-Yvonne Marjot

Conkers on the Knavesmire

They remind me it’s mid September
despite the weather, an illusion

of summer, like the cows in the field
near the old Terry’s factory

are an illusion of the countryside.
They distract me from my déjà vu

of the last time I did this walk,
in the midst of lockdown.

It felt like summer then too,
though it was only April.

Low Moor, Hull Road Park,
St Nicholas’s Fields,

I’ve avoided them
like the painting by numbers

I started, as my grandad avoided loose tea.
A tea leaf on his tongue brought back the war.

-Peter J. Donnelly

Fountains Abbey

Built along the Skell by monks
banished from St Mary’s,
for the practical purpose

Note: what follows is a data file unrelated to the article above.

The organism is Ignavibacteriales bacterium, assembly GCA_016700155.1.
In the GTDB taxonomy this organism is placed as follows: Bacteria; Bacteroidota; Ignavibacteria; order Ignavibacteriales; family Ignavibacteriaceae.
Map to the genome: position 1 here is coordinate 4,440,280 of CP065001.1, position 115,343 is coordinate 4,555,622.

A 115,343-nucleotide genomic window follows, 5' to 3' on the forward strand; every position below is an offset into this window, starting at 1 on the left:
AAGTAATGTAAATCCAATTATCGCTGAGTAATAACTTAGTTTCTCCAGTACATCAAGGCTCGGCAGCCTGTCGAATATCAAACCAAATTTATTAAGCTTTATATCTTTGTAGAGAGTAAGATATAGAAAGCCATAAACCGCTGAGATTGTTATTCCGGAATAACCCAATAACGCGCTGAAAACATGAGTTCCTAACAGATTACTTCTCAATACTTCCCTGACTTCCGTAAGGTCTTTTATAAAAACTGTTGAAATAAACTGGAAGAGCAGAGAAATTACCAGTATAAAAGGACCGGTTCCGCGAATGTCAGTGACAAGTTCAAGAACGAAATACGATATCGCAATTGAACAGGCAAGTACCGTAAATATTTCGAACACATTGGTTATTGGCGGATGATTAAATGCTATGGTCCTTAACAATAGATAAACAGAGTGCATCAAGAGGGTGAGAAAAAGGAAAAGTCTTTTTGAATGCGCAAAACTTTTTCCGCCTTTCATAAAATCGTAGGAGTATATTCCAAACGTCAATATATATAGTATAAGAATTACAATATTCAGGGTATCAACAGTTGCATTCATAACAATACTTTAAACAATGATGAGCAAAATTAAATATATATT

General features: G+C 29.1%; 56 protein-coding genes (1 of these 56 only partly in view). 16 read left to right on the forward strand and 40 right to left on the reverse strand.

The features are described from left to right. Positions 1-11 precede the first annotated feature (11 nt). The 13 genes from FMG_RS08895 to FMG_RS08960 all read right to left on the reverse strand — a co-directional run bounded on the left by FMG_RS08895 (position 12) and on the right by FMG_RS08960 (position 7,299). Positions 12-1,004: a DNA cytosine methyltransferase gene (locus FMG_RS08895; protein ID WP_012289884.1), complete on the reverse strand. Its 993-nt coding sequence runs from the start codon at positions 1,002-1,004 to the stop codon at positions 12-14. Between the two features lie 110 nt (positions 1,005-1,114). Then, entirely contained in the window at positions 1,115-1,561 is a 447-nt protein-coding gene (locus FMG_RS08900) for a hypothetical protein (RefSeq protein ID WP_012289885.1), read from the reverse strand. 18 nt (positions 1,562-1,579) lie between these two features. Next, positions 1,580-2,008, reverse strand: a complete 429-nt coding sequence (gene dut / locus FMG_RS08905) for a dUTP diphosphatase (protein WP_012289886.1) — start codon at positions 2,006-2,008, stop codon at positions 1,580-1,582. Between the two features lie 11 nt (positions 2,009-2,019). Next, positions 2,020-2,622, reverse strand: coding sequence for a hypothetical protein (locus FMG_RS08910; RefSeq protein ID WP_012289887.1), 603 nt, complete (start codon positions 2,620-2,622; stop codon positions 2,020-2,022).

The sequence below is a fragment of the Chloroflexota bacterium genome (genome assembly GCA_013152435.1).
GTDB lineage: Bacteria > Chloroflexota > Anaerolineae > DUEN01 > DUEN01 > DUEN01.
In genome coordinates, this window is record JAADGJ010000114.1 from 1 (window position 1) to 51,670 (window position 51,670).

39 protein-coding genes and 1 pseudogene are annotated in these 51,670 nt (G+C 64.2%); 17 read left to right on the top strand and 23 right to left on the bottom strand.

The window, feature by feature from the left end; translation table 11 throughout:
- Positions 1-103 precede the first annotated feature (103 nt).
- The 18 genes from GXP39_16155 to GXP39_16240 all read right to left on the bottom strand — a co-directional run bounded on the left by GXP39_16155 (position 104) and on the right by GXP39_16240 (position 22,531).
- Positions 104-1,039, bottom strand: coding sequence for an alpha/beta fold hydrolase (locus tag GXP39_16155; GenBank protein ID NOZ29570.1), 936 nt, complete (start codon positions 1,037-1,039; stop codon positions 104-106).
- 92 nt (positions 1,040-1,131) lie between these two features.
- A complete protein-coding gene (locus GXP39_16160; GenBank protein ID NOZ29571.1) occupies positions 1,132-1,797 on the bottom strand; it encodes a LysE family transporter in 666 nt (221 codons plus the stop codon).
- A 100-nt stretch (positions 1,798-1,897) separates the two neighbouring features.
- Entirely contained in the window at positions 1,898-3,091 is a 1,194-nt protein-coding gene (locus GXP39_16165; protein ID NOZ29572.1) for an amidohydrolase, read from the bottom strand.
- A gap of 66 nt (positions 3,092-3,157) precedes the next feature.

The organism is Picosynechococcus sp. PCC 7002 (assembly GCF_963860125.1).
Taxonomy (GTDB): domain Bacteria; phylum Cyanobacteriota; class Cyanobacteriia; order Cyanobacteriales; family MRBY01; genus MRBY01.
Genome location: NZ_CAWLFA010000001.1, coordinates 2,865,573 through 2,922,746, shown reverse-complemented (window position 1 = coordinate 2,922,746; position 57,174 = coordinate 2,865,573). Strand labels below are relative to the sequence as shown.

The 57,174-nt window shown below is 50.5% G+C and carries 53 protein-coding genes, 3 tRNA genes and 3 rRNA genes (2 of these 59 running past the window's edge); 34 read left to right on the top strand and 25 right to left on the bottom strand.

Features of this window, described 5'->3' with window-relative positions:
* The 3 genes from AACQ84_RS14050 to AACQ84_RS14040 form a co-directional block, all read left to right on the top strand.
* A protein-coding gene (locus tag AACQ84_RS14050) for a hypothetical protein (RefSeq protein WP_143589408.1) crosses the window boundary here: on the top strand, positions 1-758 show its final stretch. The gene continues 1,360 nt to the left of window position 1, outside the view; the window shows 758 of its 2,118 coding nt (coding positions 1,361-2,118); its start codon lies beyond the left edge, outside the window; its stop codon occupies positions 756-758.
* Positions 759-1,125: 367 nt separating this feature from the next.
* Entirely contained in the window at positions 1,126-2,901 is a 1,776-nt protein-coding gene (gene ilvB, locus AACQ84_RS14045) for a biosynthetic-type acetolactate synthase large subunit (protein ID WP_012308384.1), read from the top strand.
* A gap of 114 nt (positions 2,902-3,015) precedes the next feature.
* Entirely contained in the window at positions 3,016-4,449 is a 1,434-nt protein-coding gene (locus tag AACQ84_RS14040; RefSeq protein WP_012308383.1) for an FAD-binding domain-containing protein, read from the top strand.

of the river, not the beauty
of the dale, to which they were blind,
how did they keep their faith
that harsh winter, in land
they considered only fit
for wild beasts? Did they foresee
that deer would one day graze
in neighbouring Studley Royal?
A Georgian garden they could never
have imagined, nor the Elizabethan hall,
their only shelter a thatched hut
by a great elm, their food
its leaves boiled in water
perhaps from the springs
that gave the monastery its name.
-Peter J Donnelly

Brain Tree not in Essex

From the Arcadia tree
I might pick the how-to
of simultaneous equations.
Tucked down a hole in the bark –
the key to the periodic table
and infusing the leaf tips
could release the power to
translate from any language

I choose.

A big old strong tree, gnarled
like an olive and full of owls –
Loll on in its generous shade
inhaling that uniquely exotic fragrance;
the power to command every quote and
epigram carried by the bees,
ivy-league messengers sweetly laden
with the harmony of the spheres.

-Jane Newberry

Woodbrains, woodbrides, woodwives